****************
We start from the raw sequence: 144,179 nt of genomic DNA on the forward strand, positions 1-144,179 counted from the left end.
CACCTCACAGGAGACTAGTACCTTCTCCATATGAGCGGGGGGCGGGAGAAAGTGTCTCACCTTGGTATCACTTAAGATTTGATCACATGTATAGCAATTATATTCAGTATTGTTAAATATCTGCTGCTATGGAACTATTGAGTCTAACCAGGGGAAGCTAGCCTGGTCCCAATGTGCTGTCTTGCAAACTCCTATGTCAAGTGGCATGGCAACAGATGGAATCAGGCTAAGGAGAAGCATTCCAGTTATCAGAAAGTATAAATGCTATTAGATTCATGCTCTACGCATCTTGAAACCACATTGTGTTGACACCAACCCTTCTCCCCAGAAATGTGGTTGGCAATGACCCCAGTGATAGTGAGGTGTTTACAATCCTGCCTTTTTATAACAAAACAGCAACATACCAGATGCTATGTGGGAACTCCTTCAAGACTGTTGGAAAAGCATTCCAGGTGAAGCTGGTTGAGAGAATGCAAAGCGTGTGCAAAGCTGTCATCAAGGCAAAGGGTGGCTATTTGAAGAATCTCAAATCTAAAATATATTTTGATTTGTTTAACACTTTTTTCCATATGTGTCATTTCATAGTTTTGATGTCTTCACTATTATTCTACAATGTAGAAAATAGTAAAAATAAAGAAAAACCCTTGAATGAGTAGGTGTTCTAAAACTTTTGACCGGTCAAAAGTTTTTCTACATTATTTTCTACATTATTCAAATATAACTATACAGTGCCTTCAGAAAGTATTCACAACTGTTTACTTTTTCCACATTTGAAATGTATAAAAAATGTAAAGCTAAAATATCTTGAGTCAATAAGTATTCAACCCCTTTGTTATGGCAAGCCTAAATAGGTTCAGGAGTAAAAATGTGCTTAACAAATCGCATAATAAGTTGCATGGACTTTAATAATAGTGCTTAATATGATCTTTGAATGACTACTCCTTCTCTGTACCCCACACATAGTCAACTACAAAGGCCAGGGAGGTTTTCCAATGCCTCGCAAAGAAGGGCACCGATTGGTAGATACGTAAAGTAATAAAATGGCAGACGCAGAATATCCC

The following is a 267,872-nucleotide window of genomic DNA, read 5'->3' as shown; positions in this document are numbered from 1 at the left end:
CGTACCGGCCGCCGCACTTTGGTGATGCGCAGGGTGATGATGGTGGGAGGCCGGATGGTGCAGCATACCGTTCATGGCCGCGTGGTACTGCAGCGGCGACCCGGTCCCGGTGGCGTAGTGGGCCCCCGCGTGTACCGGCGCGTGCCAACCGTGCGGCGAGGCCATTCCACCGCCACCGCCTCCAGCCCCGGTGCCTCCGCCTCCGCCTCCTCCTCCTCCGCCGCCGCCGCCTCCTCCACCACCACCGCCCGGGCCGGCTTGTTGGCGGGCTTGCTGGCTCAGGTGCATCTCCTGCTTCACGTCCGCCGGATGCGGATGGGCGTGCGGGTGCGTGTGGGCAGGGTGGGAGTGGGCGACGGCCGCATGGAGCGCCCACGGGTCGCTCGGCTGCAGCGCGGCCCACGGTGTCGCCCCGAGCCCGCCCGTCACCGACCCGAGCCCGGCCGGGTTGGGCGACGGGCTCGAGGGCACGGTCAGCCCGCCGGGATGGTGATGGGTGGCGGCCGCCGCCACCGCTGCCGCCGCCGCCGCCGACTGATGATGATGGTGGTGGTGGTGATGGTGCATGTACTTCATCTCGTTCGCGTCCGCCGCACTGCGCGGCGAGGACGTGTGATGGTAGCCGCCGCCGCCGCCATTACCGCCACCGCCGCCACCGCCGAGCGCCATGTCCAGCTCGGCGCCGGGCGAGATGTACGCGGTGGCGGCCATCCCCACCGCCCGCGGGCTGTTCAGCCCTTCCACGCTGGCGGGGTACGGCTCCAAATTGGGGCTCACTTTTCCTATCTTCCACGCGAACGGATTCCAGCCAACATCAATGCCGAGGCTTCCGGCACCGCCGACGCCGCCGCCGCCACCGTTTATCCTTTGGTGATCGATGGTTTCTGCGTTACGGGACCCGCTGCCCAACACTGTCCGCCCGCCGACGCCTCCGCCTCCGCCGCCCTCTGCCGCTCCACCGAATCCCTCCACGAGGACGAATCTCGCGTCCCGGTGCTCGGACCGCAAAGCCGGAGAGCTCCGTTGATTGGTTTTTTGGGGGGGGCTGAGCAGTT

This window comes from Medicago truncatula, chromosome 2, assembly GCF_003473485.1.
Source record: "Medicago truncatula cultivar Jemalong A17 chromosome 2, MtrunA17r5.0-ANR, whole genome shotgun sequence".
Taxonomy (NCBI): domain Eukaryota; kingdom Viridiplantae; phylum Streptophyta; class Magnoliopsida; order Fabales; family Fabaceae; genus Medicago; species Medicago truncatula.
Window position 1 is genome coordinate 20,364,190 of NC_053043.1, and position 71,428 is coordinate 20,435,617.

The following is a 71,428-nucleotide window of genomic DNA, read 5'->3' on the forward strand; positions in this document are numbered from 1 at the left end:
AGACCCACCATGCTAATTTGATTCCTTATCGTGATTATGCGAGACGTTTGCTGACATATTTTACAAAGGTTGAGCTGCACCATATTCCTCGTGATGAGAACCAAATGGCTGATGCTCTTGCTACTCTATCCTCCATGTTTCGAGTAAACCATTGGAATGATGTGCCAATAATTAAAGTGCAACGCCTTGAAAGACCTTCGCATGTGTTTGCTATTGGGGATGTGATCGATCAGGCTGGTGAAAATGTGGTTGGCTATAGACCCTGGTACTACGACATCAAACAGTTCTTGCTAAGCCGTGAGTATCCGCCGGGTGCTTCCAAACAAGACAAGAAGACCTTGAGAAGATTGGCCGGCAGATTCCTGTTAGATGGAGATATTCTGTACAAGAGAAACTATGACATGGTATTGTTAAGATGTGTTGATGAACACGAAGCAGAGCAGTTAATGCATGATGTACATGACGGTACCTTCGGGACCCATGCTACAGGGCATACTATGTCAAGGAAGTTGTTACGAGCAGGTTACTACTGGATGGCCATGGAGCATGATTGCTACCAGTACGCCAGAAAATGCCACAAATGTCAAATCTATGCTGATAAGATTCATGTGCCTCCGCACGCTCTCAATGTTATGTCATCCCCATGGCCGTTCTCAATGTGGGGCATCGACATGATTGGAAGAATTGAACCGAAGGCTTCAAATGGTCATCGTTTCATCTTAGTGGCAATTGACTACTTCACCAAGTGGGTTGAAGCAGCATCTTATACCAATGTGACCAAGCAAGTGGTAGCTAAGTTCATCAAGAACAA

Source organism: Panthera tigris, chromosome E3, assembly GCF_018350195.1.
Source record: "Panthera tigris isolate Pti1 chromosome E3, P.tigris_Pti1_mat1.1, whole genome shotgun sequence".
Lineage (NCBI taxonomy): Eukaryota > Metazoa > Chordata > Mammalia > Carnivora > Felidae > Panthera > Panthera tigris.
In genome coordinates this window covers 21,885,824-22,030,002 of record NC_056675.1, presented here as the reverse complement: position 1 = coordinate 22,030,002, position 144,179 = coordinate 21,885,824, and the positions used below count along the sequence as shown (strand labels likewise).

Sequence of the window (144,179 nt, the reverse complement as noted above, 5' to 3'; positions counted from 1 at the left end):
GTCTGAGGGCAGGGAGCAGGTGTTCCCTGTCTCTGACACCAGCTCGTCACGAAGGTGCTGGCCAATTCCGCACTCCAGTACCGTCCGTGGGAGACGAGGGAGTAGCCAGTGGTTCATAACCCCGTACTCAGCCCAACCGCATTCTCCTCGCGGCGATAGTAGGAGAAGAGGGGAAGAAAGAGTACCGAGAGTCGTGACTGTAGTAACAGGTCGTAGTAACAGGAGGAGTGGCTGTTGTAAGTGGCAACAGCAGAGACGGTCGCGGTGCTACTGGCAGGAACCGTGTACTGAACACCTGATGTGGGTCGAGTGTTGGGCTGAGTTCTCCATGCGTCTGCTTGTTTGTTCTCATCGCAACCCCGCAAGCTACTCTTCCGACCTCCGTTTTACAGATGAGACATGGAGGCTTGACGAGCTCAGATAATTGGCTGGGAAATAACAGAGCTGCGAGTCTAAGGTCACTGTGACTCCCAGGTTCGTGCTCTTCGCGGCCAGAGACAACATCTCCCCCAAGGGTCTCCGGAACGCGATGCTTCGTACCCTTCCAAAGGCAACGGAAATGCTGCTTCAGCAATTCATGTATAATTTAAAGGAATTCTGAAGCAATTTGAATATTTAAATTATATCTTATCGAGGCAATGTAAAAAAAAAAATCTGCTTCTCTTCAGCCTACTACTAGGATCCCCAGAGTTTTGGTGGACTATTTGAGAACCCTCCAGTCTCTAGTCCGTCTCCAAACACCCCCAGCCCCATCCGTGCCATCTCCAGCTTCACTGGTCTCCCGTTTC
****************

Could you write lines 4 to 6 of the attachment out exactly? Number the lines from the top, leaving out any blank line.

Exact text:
CGTACCGGCCGCCGCACTTTGGTGATGCGCAGGGTGATGATGGTGGGAGGCCGGATGGTGCAGCATACCGTTCATGGCCGCGTGGTACTGCAGCGGCGACCCGGTCCCGGTGGCGTAGTGGGCCCCCGCGTGTACCGGCGCGTGCCAACCGTGCGGCGAGGCCATTCCACCGCCACCGCCTCCAGCCCCGGTGCCTCCGCCTCCGCCTCCTCCTCCTCCGCCGCCGCCGCCTCCTCCACCACCACCGCCCGGGCCGGCTTGTTGGCGGGCTTGCTGGCTCAGGTGCATCTCCTGCTTCACGTCCGCCGGATGCGGATGGGCGTGCGGGTGCGTGTGGGCAGGGTGGGAGTGGGCGACGGCCGCATGGAGCGCCCACGGGTCGCTCGGCTGCAGCGCGGCCCACGGTGTCGCCCCGAGCCCGCCCGTCACCGACCCGAGCCCGGCCGGGTTGGGCGACGGGCTCGAGGGCACGGTCAGCCCGCCGGGATGGTGATGGGTGGCGGCCGCCGCCACCGCTGCCGCCGCCGCCGCCGACTGATGATGATGGTGGTGGTGGTGATGGTGCATGTACTTCATCTCGTTCGCGTCCGCCGCACTGCGCGGCGAGGACGTGTGATGGTAGCCGCCGCCGCCGCCATTACCGCCACCGCCGCCACCGCCGAGCGCCATGTCCAGCTCGGCGCCGGGCGAGATGTACGCGGTGGCGGCCATCCCCACCGCCCGCGGGCTGTTCAGCCCTTCCACGCTGGCGGGGTACGGCTCCAAATTGGGGCTCACTTTTCCTATCTTCCACGCGAACGGATTCCAGCCAACATCAATGCCGAGGCTTCCGGCACCGCCGACGCCGCCGCCGCCACCGTTTATCCTTTGGTGATCGATGGTTTCTGCGTTACGGGACCCGCTGCCCAACACTGTCCGCCCGCCGACGCCTCCGCCTCCGCCGCCCTCTGCCGCTCCACCGAATCCCTCCACGAGGACGAATCTCGCGTCCCGGTGCTCGGACCGCAAAGCCGGAGAGCTCCGTTGATTGGTTTTTTGGGGGGGGCTGAGCAGTT

This window comes from Medicago truncatula, chromosome 2, assembly GCF_003473485.1.
Source record: "Medicago truncatula cultivar Jemalong A17 chromosome 2, MtrunA17r5.0-ANR, whole genome shotgun sequence".